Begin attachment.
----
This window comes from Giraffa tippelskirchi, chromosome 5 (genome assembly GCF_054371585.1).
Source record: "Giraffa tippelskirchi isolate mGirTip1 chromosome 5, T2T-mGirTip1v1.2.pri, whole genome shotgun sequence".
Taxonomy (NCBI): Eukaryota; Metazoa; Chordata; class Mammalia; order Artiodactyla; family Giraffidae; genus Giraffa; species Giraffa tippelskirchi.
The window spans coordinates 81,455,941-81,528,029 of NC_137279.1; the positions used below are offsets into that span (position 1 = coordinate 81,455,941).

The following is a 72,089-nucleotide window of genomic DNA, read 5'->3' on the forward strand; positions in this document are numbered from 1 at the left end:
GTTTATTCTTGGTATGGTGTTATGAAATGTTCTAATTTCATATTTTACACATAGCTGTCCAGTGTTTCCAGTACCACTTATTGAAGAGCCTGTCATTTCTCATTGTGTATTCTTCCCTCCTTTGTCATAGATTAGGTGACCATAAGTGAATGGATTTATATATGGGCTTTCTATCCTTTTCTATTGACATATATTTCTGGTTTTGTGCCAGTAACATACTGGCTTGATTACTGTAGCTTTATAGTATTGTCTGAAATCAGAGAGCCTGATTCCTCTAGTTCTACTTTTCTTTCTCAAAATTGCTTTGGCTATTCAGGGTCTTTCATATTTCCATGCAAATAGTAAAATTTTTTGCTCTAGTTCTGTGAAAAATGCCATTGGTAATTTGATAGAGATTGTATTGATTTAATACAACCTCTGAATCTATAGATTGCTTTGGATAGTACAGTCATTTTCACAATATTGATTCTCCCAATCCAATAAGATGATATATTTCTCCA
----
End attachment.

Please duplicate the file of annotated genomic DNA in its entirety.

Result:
This window comes from Giraffa tippelskirchi, chromosome 5 (genome assembly GCF_054371585.1).
Source record: "Giraffa tippelskirchi isolate mGirTip1 chromosome 5, T2T-mGirTip1v1.2.pri, whole genome shotgun sequence".
Taxonomy (NCBI): Eukaryota; Metazoa; Chordata; class Mammalia; order Artiodactyla; family Giraffidae; genus Giraffa; species Giraffa tippelskirchi.
The window spans coordinates 81,455,941-81,528,029 of NC_137279.1; the positions used below are offsets into that span (position 1 = coordinate 81,455,941).

The following is a 72,089-nucleotide window of genomic DNA, read 5'->3' on the forward strand; positions in this document are numbered from 1 at the left end:
GTTTATTCTTGGTATGGTGTTATGAAATGTTCTAATTTCATATTTTACACATAGCTGTCCAGTGTTTCCAGTACCACTTATTGAAGAGCCTGTCATTTCTCATTGTGTATTCTTCCCTCCTTTGTCATAGATTAGGTGACCATAAGTGAATGGATTTATATATGGGCTTTCTATCCTTTTCTATTGACATATATTTCTGGTTTTGTGCCAGTAACATACTGGCTTGATTACTGTAGCTTTATAGTATTGTCTGAAATCAGAGAGCCTGATTCCTCTAGTTCTACTTTTCTTTCTCAAAATTGCTTTGGCTATTCAGGGTCTTTCATATTTCCATGCAAATAGTAAAATTTTTTGCTCTAGTTCTGTGAAAAATGCCATTGGTAATTTGATAGAGATTGTATTGATTTAATACAACCTCTGAATCTATAGATTGCTTTGGATAGTACAGTCATTTTCACAATATTGATTCTCCCAATCCAATAAGATGATATATTTCTCCA